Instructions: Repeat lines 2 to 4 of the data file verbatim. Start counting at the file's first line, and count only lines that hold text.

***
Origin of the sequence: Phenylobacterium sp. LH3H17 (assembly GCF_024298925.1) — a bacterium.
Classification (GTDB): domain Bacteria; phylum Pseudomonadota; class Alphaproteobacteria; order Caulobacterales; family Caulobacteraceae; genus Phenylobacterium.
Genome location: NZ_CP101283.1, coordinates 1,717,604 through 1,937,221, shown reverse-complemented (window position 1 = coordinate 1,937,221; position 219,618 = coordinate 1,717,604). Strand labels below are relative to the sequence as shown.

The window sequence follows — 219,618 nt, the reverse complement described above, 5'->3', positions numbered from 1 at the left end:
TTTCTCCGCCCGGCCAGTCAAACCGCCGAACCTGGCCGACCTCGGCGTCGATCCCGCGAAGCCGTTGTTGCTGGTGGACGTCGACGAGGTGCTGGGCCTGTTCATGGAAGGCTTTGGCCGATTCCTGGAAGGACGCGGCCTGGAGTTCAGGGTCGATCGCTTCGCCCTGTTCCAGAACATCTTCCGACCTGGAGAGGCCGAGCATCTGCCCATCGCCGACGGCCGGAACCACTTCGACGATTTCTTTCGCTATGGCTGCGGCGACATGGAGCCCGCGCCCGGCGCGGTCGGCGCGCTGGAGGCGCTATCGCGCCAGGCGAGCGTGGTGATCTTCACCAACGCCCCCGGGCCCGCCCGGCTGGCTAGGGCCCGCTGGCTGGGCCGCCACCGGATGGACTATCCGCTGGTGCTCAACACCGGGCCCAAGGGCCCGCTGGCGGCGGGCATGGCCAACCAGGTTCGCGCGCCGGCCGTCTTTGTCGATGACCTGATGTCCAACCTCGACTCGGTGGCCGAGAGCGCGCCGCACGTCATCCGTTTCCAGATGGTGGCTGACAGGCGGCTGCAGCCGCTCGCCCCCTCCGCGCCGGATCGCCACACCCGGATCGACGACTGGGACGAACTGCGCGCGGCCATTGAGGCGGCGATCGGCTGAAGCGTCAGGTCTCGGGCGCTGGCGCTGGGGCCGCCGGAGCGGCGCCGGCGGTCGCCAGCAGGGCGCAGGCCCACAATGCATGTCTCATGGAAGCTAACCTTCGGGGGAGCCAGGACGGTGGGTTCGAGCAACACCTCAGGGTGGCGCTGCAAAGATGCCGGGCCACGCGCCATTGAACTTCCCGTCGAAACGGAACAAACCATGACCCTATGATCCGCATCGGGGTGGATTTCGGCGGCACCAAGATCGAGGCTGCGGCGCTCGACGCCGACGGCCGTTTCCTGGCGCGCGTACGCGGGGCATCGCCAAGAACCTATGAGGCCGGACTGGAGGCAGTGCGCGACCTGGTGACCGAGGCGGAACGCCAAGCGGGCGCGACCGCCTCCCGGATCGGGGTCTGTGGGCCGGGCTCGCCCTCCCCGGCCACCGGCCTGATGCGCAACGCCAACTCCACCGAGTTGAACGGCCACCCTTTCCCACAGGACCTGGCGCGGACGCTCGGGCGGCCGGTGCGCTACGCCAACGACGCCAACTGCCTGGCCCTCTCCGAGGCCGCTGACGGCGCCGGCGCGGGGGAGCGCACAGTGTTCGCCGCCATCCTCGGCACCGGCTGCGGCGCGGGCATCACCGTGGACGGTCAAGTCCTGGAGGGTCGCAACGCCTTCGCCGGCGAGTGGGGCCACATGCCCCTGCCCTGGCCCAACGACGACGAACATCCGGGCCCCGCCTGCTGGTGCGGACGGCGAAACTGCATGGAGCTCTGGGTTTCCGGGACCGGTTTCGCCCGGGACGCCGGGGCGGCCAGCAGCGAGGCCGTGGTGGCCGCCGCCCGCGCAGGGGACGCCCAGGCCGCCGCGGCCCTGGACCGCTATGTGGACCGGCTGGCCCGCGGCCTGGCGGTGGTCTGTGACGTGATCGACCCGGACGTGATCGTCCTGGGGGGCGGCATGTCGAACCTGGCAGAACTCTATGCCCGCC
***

Classification (GTDB): domain Bacteria; phylum Pseudomonadota; class Alphaproteobacteria; order Caulobacterales; family Caulobacteraceae; genus Phenylobacterium.
Genome location: NZ_CP101283.1, coordinates 1,717,604 through 1,937,221, shown reverse-complemented (window position 1 = coordinate 1,937,221; position 219,618 = coordinate 1,717,604). Strand labels below are relative to the sequence as shown.

The window sequence follows — 219,618 nt, the reverse complement described above, 5'->3', positions numbered from 1 at the left end: